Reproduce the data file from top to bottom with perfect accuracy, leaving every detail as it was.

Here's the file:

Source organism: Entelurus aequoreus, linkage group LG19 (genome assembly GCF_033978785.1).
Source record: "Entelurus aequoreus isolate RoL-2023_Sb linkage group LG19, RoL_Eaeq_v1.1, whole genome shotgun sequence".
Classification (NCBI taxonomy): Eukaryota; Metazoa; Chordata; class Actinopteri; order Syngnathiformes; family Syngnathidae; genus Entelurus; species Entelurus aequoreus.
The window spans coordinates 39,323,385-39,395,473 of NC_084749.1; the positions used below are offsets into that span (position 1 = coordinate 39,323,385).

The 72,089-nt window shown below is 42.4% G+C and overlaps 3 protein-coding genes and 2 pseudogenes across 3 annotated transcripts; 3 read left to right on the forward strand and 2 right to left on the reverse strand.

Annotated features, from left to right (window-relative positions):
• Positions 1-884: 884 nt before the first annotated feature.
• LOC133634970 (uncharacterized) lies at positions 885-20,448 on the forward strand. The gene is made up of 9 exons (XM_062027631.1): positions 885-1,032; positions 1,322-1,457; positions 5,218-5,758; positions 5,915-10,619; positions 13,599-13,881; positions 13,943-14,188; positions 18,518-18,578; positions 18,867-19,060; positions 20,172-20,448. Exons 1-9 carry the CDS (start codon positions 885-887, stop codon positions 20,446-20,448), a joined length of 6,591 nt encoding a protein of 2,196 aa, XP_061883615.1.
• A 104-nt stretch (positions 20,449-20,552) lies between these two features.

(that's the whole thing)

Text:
Source organism: Entelurus aequoreus, linkage group LG19 (genome assembly GCF_033978785.1).
Source record: "Entelurus aequoreus isolate RoL-2023_Sb linkage group LG19, RoL_Eaeq_v1.1, whole genome shotgun sequence".
Classification (NCBI taxonomy): Eukaryota; Metazoa; Chordata; class Actinopteri; order Syngnathiformes; family Syngnathidae; genus Entelurus; species Entelurus aequoreus.
The window spans coordinates 39,323,385-39,395,473 of NC_084749.1; the positions used below are offsets into that span (position 1 = coordinate 39,323,385).

The 72,089-nt window shown below is 42.4% G+C and overlaps 3 protein-coding genes and 2 pseudogenes across 3 annotated transcripts; 3 read left to right on the forward strand and 2 right to left on the reverse strand.

Annotated features, from left to right (window-relative positions):
• Positions 1-884: 884 nt before the first annotated feature.
• LOC133634970 (uncharacterized) lies at positions 885-20,448 on the forward strand. The gene is made up of 9 exons (XM_062027631.1): positions 885-1,032; positions 1,322-1,457; positions 5,218-5,758; positions 5,915-10,619; positions 13,599-13,881; positions 13,943-14,188; positions 18,518-18,578; positions 18,867-19,060; positions 20,172-20,448. Exons 1-9 carry the CDS (start codon positions 885-887, stop codon positions 20,446-20,448), a joined length of 6,591 nt encoding a protein of 2,196 aa, XP_061883615.1.
• A 104-nt stretch (positions 20,449-20,552) lies between these two features.